By Amie Carter
Cannabis And Autism: Our Story
My life has been a whirlwind of unexpected twists and turns since my son, Jayden, was diagnosed at 3 years old with Asperger’s Disorder, ADHD and Oppositional Defiant Disorder.
Jayden was a difficult baby. He had colic and was never content. He cried all the time, to the point of it seeming like he was in extreme pain. He had three seizures before he turned 1. soon noticed he had sensory issues. He wasn’t sensitive to touch or pain; he would head bang. He was sensitive to sound and lights, and would only eat certain foods. He rarely slept over three hours at a time. By the age of 3, he had seen two different neurologists. He started seeing his psychiatrist at the age of 5.
Jayden had very little remorse. When he was good, which was about 80 percent of the time, he was the best. The other 20 percent of the time, he filled with an impulsive, violent, defiant rage that was unpredictable. He would kick, hit, spit, bite, pull hair, and threaten to kill himself or the people around him.
When he was 7, they added the diagnosis of Disruptive Mood Disorder, and Bipolar Disorder NOS (not otherwise specified). Jayden continued to get more violent and aggressive as he got older. He has spent over 125 days in mental health hospitals in five years. He was suspended from school several times, and the classroom he was in had to be evacuated numerous times. At the age of 7, he was put in a holding cell by the police. At 9, they wanted to take him to Flint, Michigan’s juvenile detention center. He ended up being hospitalized for 27 days, and also went to a long-term treatment center for 60 days. Just a few weeks later, he was back to being controlling, aggressive and very irritable.
By the age of 10, Jayden had been on numerous different medications including anti-psychotics and nothing was working. We had cut out fast food and red dye. He had received some neurofeedback therapy, and I still didn’t feel like I was on a path that was getting through to him. After what seemed like an eternity of dead-end streets, I decided to get Jayden his medical marijuana card for his nausea and headaches. What I learned is that it allowed him the ability to have more self-awareness and empathy for others. It calmed his aggression and allowed him time to process his thoughts. It’s almost as if Jayden didn’t have the ability to use the tools we had been teaching him. I honestly had no clue what I was doing, so I decided to research the heck out of it! Three years later, and I am still learning! Don’t feel like it’s something you have to master all at once. I’ve learned a few things along the way that I would like to share with you.
“This has not only improved his instant reactions but has also allowed him to utilize the “tools” in his toolbox.”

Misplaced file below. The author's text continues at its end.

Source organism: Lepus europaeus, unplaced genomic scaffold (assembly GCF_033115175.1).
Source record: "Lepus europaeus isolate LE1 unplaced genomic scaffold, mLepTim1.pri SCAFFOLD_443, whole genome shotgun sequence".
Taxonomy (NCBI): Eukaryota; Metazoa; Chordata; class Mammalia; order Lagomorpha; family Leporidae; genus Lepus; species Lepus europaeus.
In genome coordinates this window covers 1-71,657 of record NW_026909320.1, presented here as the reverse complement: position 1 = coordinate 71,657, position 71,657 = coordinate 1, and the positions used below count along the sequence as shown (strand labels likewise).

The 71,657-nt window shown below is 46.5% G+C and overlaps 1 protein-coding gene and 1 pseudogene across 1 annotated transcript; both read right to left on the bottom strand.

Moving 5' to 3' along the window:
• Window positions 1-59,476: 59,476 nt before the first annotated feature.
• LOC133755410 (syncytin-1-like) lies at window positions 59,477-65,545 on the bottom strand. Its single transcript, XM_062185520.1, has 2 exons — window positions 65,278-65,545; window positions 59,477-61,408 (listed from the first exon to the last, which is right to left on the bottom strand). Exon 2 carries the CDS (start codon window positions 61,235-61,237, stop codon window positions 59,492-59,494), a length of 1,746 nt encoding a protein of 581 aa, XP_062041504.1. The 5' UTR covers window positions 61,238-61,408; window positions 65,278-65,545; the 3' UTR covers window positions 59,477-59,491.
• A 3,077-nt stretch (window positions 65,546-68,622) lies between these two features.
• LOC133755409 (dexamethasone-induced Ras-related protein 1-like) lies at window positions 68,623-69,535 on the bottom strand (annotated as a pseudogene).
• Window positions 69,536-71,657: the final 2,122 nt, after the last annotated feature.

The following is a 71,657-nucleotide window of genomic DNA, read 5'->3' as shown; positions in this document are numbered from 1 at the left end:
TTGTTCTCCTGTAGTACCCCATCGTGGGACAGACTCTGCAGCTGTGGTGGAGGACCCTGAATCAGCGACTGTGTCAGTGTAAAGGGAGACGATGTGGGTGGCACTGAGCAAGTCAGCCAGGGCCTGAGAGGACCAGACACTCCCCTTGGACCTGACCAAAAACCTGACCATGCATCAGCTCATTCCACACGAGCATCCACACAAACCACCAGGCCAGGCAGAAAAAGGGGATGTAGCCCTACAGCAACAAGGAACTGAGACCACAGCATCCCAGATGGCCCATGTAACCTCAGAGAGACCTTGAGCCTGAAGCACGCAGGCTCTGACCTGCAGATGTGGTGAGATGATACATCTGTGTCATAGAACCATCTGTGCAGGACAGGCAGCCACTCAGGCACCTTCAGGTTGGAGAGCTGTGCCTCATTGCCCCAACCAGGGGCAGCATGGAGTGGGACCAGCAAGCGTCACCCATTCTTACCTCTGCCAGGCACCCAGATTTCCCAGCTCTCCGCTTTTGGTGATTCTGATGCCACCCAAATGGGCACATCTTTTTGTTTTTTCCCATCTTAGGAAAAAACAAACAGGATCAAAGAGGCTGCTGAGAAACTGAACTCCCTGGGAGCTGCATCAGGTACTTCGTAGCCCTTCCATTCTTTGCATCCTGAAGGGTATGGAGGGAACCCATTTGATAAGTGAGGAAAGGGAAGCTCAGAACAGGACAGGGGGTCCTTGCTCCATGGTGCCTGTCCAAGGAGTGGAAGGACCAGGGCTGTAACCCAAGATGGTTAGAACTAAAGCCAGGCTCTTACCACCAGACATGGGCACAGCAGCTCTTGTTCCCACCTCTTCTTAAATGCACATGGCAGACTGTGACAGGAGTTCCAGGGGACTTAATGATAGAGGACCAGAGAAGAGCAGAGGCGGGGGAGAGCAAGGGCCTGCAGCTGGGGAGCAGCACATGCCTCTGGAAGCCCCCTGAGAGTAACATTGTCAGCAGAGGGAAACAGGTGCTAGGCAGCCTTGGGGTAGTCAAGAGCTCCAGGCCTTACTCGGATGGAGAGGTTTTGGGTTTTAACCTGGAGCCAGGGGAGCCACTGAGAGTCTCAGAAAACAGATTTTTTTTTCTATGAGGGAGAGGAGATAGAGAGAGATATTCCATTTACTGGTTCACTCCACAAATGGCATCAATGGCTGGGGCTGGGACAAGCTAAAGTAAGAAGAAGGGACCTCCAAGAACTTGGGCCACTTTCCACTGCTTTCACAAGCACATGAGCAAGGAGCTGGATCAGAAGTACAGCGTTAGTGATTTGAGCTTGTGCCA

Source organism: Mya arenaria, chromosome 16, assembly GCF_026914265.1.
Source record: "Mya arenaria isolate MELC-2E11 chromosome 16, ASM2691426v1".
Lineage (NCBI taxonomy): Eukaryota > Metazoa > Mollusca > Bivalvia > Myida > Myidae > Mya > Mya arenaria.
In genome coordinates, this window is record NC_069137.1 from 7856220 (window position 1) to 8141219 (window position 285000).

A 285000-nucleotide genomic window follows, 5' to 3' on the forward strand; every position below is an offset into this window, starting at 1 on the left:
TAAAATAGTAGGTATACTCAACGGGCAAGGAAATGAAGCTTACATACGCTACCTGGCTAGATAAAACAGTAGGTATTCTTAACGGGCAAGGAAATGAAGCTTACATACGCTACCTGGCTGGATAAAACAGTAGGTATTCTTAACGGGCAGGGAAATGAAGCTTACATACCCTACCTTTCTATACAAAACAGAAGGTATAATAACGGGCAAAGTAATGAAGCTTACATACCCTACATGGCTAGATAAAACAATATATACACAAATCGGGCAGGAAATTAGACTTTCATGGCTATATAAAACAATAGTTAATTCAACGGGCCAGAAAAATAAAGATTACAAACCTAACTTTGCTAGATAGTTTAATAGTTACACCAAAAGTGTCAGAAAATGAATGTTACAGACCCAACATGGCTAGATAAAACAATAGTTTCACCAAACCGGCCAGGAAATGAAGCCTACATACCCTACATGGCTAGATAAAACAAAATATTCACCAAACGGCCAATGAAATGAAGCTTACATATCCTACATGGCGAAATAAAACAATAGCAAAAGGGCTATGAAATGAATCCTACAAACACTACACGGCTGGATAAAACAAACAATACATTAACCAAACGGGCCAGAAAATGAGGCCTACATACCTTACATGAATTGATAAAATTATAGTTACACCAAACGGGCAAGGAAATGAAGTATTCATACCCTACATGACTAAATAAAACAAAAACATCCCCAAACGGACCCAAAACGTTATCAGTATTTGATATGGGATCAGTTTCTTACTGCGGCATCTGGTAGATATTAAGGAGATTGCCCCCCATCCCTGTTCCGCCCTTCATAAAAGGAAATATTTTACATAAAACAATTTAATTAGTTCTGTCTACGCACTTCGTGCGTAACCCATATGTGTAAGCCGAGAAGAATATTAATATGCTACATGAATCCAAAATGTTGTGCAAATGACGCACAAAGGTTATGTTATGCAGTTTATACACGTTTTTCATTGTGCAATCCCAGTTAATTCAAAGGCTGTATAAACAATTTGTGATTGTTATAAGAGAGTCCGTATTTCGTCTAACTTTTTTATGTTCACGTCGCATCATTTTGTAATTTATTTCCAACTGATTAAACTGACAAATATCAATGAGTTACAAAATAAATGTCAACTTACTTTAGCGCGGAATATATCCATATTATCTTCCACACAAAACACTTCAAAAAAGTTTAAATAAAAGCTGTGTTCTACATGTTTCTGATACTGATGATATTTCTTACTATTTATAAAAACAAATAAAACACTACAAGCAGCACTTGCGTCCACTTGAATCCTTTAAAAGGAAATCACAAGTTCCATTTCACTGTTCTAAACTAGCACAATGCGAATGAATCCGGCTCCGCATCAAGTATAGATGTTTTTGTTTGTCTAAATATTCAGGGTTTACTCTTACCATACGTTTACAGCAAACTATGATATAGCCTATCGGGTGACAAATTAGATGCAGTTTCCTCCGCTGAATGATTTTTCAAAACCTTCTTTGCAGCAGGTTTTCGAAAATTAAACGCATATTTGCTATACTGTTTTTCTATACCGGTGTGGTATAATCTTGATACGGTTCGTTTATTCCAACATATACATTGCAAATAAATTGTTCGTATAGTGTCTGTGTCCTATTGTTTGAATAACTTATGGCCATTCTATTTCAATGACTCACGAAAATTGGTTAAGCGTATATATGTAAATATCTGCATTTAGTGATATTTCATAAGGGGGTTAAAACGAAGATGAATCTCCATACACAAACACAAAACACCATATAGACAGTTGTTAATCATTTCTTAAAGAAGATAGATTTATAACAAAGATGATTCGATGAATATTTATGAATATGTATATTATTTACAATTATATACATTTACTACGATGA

Cannabis isn’t a “cure-all.” My son still struggles with everyday tasks, but it is a night and day difference. Cannabis has given Jayden the ability to process his thoughts more clearly. This has not only improved his instant reactions but has also allowed him to utilize the “tools” in his toolbox. He still goes to therapy and we still receive services through our local CMH. We have taught Jayden several coping skills to deal with his mental health that only since cannabis have I ever seen him grasp or utilize. I have watched as cannabis has been more effective in Jayden’s life than any pharmaceutical drug or therapy. I get emotional at times because I can remember praying for years to find some impactful help for my son. We struggled as a family for over six years before I found that cannabis oil was going to be the game-changer for us.
Depending on the child, you have a few different options. CBD Full Spectrum Oil is a great start. Many parents find success with CBD oil. CBD is a component extracted from the cannabis plant that helps with anxiety, but it doesn’t have the same ability to create a “high” or state of euphoria as marijuana or THC. When a child has more extreme symptoms such as aggressive and violent behaviors, they may need THC cannabis oil. THC causes psychoactive effects like dysphoria and euphoria. In my eyes, it resembles more of pharmaceutical medication. Given the fact that my son was aggressive and violent and also on five different pharmaceuticals, he really needed the psychoactive effect. Since then, I have been able to wean him off of the majority of those pharmaceuticals (Abilify, Lamictal, Lexapro, and Lithium).
If you are a parent considering trying cannabis for your child, please remember this is foreign to us. Usually, the pharmacist hands us a prescription and instructions. We are on the forefront of medicating in a whole new way. Every person metabolizes differently. It’s trial and error. Start small and increase as needed. There is so much to learn, so be sure to do your research and document everything. If you have any questions or would like a consultation, please feel free to contact me through my nonprofit organization
More Than Hope at www.facebook.com/morethanhope/.
Parent petitioner to get Autism approved as a qualifying condition in Michigan